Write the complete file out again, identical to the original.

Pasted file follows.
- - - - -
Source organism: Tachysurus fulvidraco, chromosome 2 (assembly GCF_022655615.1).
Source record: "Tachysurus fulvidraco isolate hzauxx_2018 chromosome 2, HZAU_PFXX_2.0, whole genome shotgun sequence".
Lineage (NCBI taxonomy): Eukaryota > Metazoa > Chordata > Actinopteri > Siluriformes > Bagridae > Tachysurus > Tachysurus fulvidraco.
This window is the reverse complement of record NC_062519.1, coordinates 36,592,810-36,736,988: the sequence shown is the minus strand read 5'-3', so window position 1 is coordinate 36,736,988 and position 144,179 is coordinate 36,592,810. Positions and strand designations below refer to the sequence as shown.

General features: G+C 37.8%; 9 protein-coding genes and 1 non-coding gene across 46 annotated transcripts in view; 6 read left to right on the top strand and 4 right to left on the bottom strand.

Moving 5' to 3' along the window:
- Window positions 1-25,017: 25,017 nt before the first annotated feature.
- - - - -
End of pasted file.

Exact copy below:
Source organism: Tachysurus fulvidraco, chromosome 2 (assembly GCF_022655615.1).
Source record: "Tachysurus fulvidraco isolate hzauxx_2018 chromosome 2, HZAU_PFXX_2.0, whole genome shotgun sequence".
Lineage (NCBI taxonomy): Eukaryota > Metazoa > Chordata > Actinopteri > Siluriformes > Bagridae > Tachysurus > Tachysurus fulvidraco.
This window is the reverse complement of record NC_062519.1, coordinates 36,592,810-36,736,988: the sequence shown is the minus strand read 5'-3', so window position 1 is coordinate 36,736,988 and position 144,179 is coordinate 36,592,810. Positions and strand designations below refer to the sequence as shown.

General features: G+C 37.8%; 9 protein-coding genes and 1 non-coding gene across 46 annotated transcripts in view; 6 read left to right on the top strand and 4 right to left on the bottom strand.

Moving 5' to 3' along the window:
- Window positions 1-25,017: 25,017 nt before the first annotated feature.